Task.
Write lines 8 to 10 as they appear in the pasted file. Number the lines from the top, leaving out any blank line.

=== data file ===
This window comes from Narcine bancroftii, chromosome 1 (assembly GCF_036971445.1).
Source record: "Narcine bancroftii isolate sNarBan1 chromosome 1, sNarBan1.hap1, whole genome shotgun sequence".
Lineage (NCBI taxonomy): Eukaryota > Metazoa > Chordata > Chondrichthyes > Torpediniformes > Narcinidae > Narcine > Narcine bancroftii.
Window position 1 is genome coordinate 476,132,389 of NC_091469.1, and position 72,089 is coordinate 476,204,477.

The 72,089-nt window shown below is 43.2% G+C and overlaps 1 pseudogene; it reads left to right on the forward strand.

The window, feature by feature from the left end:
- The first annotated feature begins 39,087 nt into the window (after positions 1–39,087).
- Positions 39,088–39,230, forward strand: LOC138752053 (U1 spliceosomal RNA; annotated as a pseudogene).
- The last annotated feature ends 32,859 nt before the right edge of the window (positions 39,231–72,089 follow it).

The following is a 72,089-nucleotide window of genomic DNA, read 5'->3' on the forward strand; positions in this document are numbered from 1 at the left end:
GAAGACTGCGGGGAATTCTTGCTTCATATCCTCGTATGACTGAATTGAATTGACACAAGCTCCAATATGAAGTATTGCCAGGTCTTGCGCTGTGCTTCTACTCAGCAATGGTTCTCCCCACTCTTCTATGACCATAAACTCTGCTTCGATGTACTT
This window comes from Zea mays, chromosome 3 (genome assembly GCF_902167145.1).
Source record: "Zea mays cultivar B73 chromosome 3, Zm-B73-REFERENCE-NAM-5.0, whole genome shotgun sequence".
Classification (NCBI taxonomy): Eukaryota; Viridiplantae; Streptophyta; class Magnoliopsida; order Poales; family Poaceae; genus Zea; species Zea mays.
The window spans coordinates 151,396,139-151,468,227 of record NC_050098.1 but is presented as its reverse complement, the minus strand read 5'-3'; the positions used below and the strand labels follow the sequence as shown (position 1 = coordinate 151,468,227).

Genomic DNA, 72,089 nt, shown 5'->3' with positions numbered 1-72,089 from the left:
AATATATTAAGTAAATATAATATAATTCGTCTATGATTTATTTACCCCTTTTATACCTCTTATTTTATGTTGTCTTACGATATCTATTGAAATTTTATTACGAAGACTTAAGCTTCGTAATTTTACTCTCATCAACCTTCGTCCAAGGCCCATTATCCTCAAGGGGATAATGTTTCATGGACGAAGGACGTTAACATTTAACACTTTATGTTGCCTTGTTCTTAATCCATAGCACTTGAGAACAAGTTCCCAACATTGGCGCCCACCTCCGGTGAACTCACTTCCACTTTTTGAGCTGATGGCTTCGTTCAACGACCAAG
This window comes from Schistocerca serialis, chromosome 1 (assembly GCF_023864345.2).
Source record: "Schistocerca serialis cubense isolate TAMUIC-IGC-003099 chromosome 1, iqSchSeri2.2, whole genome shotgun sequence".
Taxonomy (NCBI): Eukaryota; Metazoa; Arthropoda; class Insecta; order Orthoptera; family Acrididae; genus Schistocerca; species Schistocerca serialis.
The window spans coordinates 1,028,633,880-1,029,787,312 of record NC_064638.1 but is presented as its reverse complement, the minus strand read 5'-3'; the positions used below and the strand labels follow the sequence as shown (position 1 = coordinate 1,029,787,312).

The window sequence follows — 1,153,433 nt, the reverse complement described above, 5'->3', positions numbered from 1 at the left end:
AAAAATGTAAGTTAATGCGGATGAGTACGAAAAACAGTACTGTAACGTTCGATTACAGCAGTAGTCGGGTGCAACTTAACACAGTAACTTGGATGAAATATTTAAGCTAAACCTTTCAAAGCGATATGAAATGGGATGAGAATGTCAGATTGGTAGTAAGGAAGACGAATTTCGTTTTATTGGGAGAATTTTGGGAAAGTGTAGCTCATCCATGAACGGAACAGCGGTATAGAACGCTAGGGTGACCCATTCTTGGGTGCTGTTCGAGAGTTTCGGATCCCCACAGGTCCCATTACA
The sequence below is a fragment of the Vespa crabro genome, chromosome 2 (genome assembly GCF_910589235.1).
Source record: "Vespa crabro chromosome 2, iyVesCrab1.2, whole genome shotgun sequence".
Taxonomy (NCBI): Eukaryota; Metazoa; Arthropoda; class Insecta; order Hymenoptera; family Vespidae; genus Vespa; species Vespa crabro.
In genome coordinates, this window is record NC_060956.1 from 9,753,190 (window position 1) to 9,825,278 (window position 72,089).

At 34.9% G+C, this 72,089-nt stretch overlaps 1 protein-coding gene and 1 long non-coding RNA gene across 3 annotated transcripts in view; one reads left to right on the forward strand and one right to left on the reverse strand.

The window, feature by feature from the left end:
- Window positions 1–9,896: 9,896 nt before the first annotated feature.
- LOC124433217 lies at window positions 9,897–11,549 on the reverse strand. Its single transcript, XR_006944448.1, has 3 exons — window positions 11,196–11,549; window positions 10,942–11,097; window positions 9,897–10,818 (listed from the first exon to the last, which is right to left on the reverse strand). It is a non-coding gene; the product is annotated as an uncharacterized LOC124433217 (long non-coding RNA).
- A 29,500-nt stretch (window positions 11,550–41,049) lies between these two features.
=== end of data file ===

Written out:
- Positions 39,088–39,230, forward strand: LOC138752053 (U1 spliceosomal RNA; annotated as a pseudogene).
- The last annotated feature ends 32,859 nt before the right edge of the window (positions 39,231–72,089 follow it).

The following is a 72,089-nucleotide window of genomic DNA, read 5'->3' on the forward strand; positions in this document are numbered from 1 at the left end: